Media: Gloves off, this is 'real people' TV: The no-holds-barred style of American tabloid television debates is taking root in Britain. Thomas Quirke watched a programme in the making

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The Independent Online
IT IS 10.45, Friday evening, and across the heartland of England a million viewers are outraged that just about the most popular regional programme on British television is rapidly degenerating into a reasonable discussion.

But then Nicky Campbell, a presenter and Radio 1 DJ, asks Liz what persuaded her to be celibate for 12 years, and Carole, whose caption reads 'Self-confessed sex maniac', says that Liz is talking 'absolute rubbish'. Soon they are at it hammer and tongs. A million channel-changing fingers relax.

Nothing can stop Carole now; on she babbles about keeping sex out of the bedroom. Then she mentions 'a blow-job'. Groans emanate from the director's box, and Nicky turns away as if electrocuted. Central Weekend has just crossed that thin line it treads every Friday after the pubs shut.

Central Weekend, which starts a new run on Friday, promises to be the new face of current affairs as television continues to alter its mission to explain to one of entertainment. Its clones include Granada's Up Front and Tyne-Tees's Late and Live, and an HTV version starts in January. Excerpts from Weekend were shown to an avid audience at an Edinburgh Television Festival session on 'real people' shows, the hottest genre around.

Already, Central's live 90- minute show is the most talked- about programme in its vast region: during its transmission, the runaway MP John Stonehouse suffered a heart attack; a furrier attacked an animal rights activist; a Birmingham fireman forced an Iraqi ambassador into retreat. It has been praised as the best discussion programme on British television, and denounced as not far from 'throwing the Christians to the lions'.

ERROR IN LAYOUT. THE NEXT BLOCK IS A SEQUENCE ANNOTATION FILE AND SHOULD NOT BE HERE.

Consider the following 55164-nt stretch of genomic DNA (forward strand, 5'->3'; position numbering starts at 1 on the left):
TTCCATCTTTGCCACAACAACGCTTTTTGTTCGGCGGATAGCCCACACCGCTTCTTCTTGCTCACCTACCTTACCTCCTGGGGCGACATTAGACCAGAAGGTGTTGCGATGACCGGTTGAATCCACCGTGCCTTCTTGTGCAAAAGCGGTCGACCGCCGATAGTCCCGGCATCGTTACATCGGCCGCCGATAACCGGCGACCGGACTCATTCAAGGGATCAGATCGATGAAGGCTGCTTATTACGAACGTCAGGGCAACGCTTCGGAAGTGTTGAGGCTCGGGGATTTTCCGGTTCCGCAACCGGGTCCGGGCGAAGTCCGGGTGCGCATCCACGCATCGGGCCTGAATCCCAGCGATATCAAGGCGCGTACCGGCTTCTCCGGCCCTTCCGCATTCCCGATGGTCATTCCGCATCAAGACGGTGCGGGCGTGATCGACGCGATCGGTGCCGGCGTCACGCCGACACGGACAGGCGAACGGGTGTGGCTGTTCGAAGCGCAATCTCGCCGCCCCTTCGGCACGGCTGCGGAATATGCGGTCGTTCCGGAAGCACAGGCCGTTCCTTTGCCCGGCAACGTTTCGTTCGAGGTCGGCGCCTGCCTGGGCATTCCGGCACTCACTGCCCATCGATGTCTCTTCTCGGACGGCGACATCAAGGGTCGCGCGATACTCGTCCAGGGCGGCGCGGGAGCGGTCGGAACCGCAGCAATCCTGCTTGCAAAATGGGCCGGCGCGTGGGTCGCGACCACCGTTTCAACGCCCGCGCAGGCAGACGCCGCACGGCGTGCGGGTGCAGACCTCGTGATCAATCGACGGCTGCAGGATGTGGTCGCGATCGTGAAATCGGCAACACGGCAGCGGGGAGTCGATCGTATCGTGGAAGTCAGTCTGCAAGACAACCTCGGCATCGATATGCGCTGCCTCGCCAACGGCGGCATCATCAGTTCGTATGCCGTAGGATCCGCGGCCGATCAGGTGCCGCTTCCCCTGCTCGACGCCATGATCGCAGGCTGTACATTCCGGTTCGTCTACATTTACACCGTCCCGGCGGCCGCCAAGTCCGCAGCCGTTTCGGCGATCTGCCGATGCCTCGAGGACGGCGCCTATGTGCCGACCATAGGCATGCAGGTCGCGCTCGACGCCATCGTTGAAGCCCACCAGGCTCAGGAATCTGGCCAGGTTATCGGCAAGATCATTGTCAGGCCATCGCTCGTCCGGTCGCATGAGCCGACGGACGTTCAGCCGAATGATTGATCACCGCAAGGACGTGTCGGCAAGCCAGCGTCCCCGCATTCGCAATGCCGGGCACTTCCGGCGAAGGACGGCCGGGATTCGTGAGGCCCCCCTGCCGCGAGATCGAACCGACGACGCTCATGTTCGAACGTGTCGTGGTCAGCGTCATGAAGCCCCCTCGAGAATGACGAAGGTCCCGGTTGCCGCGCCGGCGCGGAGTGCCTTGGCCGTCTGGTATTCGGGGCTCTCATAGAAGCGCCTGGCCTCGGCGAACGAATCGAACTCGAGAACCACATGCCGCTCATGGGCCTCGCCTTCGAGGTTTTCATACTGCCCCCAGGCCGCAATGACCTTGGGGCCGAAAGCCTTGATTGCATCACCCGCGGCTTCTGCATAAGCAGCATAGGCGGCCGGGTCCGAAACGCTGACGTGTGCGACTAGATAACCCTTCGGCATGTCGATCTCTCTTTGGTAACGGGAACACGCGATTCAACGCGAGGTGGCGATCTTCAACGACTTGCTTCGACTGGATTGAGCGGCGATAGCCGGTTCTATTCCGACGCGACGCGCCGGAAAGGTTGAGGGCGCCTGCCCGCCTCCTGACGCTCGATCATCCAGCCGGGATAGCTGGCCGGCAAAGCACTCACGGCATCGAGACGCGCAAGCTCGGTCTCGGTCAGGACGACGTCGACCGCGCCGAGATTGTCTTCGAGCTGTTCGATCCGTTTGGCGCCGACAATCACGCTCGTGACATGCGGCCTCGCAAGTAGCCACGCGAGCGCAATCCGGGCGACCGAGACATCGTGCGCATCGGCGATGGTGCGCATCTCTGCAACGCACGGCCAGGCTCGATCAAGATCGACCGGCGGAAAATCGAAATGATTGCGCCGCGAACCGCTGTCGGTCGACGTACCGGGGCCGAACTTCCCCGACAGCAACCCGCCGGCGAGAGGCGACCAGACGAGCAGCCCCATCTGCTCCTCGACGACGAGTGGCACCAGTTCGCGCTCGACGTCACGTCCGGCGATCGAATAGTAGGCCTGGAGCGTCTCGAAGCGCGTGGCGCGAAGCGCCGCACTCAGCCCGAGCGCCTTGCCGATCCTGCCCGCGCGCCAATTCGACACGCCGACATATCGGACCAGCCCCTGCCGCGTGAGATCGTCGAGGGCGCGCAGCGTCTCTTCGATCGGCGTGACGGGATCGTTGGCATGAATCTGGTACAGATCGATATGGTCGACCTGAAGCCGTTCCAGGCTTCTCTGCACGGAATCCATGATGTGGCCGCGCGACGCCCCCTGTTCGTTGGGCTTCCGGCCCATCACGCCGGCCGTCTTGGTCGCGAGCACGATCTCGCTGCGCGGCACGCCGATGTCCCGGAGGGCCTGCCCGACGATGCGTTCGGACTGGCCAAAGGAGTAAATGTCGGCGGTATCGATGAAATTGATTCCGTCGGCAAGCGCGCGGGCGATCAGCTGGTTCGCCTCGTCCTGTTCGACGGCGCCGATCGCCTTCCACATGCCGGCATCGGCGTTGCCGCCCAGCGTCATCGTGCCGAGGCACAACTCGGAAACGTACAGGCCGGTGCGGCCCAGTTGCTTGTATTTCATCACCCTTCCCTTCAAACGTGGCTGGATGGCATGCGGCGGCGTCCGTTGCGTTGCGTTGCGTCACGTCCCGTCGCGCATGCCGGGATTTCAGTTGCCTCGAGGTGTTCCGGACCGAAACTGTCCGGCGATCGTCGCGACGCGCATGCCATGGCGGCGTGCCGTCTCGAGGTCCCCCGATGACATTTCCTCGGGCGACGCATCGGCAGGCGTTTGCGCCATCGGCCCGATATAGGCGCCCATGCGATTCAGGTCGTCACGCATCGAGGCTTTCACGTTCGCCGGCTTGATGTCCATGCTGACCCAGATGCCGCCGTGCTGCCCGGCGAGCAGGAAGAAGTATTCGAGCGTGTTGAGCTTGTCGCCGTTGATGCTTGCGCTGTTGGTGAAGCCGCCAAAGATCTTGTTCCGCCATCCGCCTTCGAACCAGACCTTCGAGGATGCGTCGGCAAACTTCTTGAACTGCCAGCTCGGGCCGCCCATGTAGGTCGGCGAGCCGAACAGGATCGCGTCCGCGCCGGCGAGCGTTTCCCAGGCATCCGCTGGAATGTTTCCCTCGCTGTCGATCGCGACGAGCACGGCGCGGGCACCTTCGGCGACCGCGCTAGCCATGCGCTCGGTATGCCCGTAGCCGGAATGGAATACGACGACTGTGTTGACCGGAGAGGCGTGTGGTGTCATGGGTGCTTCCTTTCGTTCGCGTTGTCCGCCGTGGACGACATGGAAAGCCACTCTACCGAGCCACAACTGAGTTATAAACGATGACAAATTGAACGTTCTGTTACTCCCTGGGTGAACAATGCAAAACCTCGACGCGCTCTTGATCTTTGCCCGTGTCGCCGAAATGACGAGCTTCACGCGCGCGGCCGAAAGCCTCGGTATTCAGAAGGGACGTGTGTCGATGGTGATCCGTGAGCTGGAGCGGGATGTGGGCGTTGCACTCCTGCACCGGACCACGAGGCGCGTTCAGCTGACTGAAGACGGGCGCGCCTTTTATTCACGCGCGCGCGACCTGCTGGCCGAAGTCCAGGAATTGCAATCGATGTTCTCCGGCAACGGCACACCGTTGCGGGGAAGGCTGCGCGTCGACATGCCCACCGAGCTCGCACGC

Tuesday morning at Central's Birmingham studios, and the 15- strong production team is bouncing ideas around. The series producer, Doug Carnegie, a wiry 41- year-old Aberdonian, wants a Scottish vs English debate but is less enthusiastic about student loans. 'We can't find a sociology graduate on the game in Sparkbrook,' he complains.

As in the programme itself, everyone jumps in with views, and are sidetracked into personal feuds. The editor, Mike 'Tiger' Townson, stocky, with a shock of grey hair, is keen to develop a tale in the tabloids. 'We have got to end up with a wife who has a sick note from her doctor, excusing her from sex,' he insists.

Television has become too predictable, Mr Carnegie believes. 'Those who can handle a lively debate, like John Prescott, will appear on our show. Edwina Currie did not do us for two years after she found herself facing angry patients when she was a minister.' Central Weekend, he says, re-creates the danger of early television when Bernard Levin could get punched live on That Was The Week That Was.

Such confrontation is a speciality of American tabloid television: Steve Donleavy, host of A Current Affair, confronted a woman in the Kennedy rape case with a photograph of herself indulging in oral sex, and she attacked him; Geraldo Rivera interviewed mothers who claimed to have bred babies for satanic sacrifice; the infamous Morton Downey Jnr subjected guests to sneers and insults.

Mr Carnegie rejects any comparison. 'We're not like Morton Downey, who got taken off the air. We're not into fakery, because the public sniffs it right away and switches off. All we do is pick up on what people are concerned about, put them in a studio, close the door, and let them argue it out with the gloves off . . . But some media people feel we're a conspiracy against understanding.'

The veteran television journalist Richard Lindley wrote in the magazine Airwaves that the programme was 'all good rollicking fun', but 'what will happen when unrestricted competition comes to ITV? How much of a danger is it that American-style shlock and sleaze entertainment will drive out the information and education element that's so much a part of current affairs at the moment?'